An Early Look at the Long Awaited BitLicense
Say hello to the BitLicense, New York.
Capping six months of exhaustive hearings, research and testimony, Benjamin M. Lawsky, superintendent of Financial Services for the State of New York said today a lot of questions need answers with regard to virtual currencies such as Bitcoin, but one thing is certain: Some regulation is inevitable.
"Our agency will likely have to proceed with issuing some form of specially tailored BitLicense that adapts [money transmitter] rules to the world of virtual currency," Lawsky said in prepared remarks.
That means any small business working with or transacting in virtual currencies in New York will have to adhere to new regulations, but the regulations being proposed here are likely to be "regulation lite." In other words, the effort is meant to leave the door open to innovation without gumming up the works.
New York's BitLicense foray could signal similar regulations in other cities and states, as what happens in the Empire State rarely stays in the Empire State.
Money transmitter licenses are often hard to procure, requiring massive amounts of paperwork and months of oversight, in addition to capital requirements for businesses of up to $1 million. Additionally, businesses must apply for transmitter licenses on a state-by-state basis, and they must be renewed annually.
"We do not have to throw out all of our existing rules for money transmitters or banks, which have generally served consumers well when vigorously enforced," Lawsky said. "Indeed, certain aspects of virtual currency could dovetail with existing regulations."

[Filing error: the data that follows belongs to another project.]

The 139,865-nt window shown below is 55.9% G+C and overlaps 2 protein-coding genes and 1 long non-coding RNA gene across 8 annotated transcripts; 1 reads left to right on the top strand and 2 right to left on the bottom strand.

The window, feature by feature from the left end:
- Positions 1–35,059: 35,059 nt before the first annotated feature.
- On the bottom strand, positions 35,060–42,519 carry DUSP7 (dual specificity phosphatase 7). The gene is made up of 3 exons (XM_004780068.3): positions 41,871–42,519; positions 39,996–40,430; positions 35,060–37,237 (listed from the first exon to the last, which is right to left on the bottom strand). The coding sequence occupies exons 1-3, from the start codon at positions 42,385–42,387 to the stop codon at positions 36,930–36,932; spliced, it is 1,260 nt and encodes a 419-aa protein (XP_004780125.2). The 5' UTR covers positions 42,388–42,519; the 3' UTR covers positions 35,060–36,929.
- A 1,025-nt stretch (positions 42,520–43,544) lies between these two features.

Beyond an operating license for virtual currency companies, strong consumer protections will also need to be in place, including notifications about the volatility of digital currency and privacy concerns. Bitcoin is not the only virtual currency out there--there are actually dozens--but it is probably the best-known and perhaps the most volatile, trading on specialized exchanges for prices that have wobbled between pennies and more than $1,000 in recent months. Virtual currency firms will have to have adequate financial buffers in place to protect consumers.
Even bigger questions linger around what point regulators come in to apply their oversight. One of the most unusual aspects of cryptocurrencies is their anonymity, which in many ways allows transactions to mimic the movement of cash. At issue for regulators is the attraction crypto-currency has to criminals, who can use it to launder money for illicit purposes. Most famously, the website Silk Road was shuttered late last year when it came to light Bitcoin transactions through the site were being used to finance a drug trade and other illegal activity.
To deal with these issues, Lawsky has proposed some form of consistent public ledger accounting, primarily with the exchanges that facilitate the transfer of fiat, or national, currency to cryptocurrency. That could allow regulators to spot criminal activity more quickly, he said.
"A regulator may not immediately know what person is associated with every single transaction," Lawsky said. "But they can see every transaction, which can be important for law enforcement in spotting red flags for further investigation."
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